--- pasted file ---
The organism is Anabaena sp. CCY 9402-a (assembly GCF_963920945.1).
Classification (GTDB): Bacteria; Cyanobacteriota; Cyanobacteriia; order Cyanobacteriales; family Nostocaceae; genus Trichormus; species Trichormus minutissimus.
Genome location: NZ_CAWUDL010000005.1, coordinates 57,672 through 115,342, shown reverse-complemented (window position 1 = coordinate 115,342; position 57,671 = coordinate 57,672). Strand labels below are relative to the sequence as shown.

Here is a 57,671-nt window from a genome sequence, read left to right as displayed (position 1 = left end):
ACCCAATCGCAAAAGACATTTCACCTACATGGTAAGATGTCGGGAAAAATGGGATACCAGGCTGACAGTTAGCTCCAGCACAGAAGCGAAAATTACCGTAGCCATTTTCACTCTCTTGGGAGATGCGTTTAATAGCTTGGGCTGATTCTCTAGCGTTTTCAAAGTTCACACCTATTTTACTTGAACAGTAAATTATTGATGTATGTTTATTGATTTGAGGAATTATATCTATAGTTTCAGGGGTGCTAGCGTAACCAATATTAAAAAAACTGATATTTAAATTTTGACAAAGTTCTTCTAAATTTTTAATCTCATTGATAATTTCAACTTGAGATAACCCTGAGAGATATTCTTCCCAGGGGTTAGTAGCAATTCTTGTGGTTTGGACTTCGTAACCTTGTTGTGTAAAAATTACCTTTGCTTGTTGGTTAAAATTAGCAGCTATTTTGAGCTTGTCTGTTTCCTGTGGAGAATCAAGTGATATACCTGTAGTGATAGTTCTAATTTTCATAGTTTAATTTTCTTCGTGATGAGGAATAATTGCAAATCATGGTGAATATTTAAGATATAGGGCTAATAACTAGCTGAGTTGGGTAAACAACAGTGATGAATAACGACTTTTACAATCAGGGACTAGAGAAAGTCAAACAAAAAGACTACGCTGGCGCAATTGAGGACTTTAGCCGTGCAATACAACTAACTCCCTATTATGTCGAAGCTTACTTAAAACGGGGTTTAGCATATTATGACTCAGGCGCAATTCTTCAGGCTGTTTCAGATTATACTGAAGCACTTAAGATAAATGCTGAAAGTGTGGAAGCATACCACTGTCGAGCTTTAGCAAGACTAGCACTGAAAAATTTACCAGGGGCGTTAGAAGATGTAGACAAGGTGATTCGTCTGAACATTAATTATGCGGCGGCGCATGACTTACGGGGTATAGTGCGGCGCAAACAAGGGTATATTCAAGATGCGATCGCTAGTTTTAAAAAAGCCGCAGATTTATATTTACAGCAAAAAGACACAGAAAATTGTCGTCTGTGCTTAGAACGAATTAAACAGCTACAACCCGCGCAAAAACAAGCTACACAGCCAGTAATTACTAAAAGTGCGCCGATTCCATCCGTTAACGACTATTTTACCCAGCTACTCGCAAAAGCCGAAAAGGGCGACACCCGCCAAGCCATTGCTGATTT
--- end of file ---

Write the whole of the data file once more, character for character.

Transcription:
The organism is Anabaena sp. CCY 9402-a (assembly GCF_963920945.1).
Classification (GTDB): Bacteria; Cyanobacteriota; Cyanobacteriia; order Cyanobacteriales; family Nostocaceae; genus Trichormus; species Trichormus minutissimus.
Genome location: NZ_CAWUDL010000005.1, coordinates 57,672 through 115,342, shown reverse-complemented (window position 1 = coordinate 115,342; position 57,671 = coordinate 57,672). Strand labels below are relative to the sequence as shown.

Here is a 57,671-nt window from a genome sequence, read left to right as displayed (position 1 = left end):
ACCCAATCGCAAAAGACATTTCACCTACATGGTAAGATGTCGGGAAAAATGGGATACCAGGCTGACAGTTAGCTCCAGCACAGAAGCGAAAATTACCGTAGCCATTTTCACTCTCTTGGGAGATGCGTTTAATAGCTTGGGCTGATTCTCTAGCGTTTTCAAAGTTCACACCTATTTTACTTGAACAGTAAATTATTGATGTATGTTTATTGATTTGAGGAATTATATCTATAGTTTCAGGGGTGCTAGCGTAACCAATATTAAAAAAACTGATATTTAAATTTTGACAAAGTTCTTCTAAATTTTTAATCTCATTGATAATTTCAACTTGAGATAACCCTGAGAGATATTCTTCCCAGGGGTTAGTAGCAATTCTTGTGGTTTGGACTTCGTAACCTTGTTGTGTAAAAATTACCTTTGCTTGTTGGTTAAAATTAGCAGCTATTTTGAGCTTGTCTGTTTCCTGTGGAGAATCAAGTGATATACCTGTAGTGATAGTTCTAATTTTCATAGTTTAATTTTCTTCGTGATGAGGAATAATTGCAAATCATGGTGAATATTTAAGATATAGGGCTAATAACTAGCTGAGTTGGGTAAACAACAGTGATGAATAACGACTTTTACAATCAGGGACTAGAGAAAGTCAAACAAAAAGACTACGCTGGCGCAATTGAGGACTTTAGCCGTGCAATACAACTAACTCCCTATTATGTCGAAGCTTACTTAAAACGGGGTTTAGCATATTATGACTCAGGCGCAATTCTTCAGGCTGTTTCAGATTATACTGAAGCACTTAAGATAAATGCTGAAAGTGTGGAAGCATACCACTGTCGAGCTTTAGCAAGACTAGCACTGAAAAATTTACCAGGGGCGTTAGAAGATGTAGACAAGGTGATTCGTCTGAACATTAATTATGCGGCGGCGCATGACTTACGGGGTATAGTGCGGCGCAAACAAGGGTATATTCAAGATGCGATCGCTAGTTTTAAAAAAGCCGCAGATTTATATTTACAGCAAAAAGACACAGAAAATTGTCGTCTGTGCTTAGAACGAATTAAACAGCTACAACCCGCGCAAAAACAAGCTACACAGCCAGTAATTACTAAAAGTGCGCCGATTCCATCCGTTAACGACTATTTTACCCAGCTACTCGCAAAAGCCGAAAAGGGCGACACCCGCCAAGCCATTGCTGATTT